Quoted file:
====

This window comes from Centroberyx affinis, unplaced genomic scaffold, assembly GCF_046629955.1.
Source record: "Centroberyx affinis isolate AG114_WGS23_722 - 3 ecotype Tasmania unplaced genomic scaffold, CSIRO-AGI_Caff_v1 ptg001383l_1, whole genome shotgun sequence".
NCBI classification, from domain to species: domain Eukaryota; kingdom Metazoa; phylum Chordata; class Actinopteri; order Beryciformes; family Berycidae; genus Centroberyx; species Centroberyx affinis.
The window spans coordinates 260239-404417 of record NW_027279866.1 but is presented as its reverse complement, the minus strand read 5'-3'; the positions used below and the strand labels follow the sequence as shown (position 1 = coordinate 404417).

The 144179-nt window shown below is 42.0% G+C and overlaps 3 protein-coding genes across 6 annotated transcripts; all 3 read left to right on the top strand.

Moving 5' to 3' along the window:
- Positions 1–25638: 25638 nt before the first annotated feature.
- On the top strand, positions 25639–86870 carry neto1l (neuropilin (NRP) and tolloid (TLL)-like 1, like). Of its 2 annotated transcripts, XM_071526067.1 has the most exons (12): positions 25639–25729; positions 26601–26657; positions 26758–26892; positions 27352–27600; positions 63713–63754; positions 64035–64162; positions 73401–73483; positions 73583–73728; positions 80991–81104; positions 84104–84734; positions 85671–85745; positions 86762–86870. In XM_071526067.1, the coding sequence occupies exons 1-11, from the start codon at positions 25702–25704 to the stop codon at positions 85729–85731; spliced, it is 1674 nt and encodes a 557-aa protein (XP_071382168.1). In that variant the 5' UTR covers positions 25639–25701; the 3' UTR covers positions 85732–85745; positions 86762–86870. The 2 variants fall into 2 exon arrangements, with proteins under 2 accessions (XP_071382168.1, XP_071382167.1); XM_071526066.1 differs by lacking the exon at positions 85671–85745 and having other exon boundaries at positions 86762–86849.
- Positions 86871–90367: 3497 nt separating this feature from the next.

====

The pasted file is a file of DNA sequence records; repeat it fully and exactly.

This window comes from Centroberyx affinis, unplaced genomic scaffold, assembly GCF_046629955.1.
Source record: "Centroberyx affinis isolate AG114_WGS23_722 - 3 ecotype Tasmania unplaced genomic scaffold, CSIRO-AGI_Caff_v1 ptg001383l_1, whole genome shotgun sequence".
NCBI classification, from domain to species: domain Eukaryota; kingdom Metazoa; phylum Chordata; class Actinopteri; order Beryciformes; family Berycidae; genus Centroberyx; species Centroberyx affinis.
The window spans coordinates 260239-404417 of record NW_027279866.1 but is presented as its reverse complement, the minus strand read 5'-3'; the positions used below and the strand labels follow the sequence as shown (position 1 = coordinate 404417).

The 144179-nt window shown below is 42.0% G+C and overlaps 3 protein-coding genes across 6 annotated transcripts; all 3 read left to right on the top strand.

Moving 5' to 3' along the window:
- Positions 1–25638: 25638 nt before the first annotated feature.
- On the top strand, positions 25639–86870 carry neto1l (neuropilin (NRP) and tolloid (TLL)-like 1, like). Of its 2 annotated transcripts, XM_071526067.1 has the most exons (12): positions 25639–25729; positions 26601–26657; positions 26758–26892; positions 27352–27600; positions 63713–63754; positions 64035–64162; positions 73401–73483; positions 73583–73728; positions 80991–81104; positions 84104–84734; positions 85671–85745; positions 86762–86870. In XM_071526067.1, the coding sequence occupies exons 1-11, from the start codon at positions 25702–25704 to the stop codon at positions 85729–85731; spliced, it is 1674 nt and encodes a 557-aa protein (XP_071382168.1). In that variant the 5' UTR covers positions 25639–25701; the 3' UTR covers positions 85732–85745; positions 86762–86870. The 2 variants fall into 2 exon arrangements, with proteins under 2 accessions (XP_071382168.1, XP_071382167.1); XM_071526066.1 differs by lacking the exon at positions 85671–85745 and having other exon boundaries at positions 86762–86849.
- Positions 86871–90367: 3497 nt separating this feature from the next.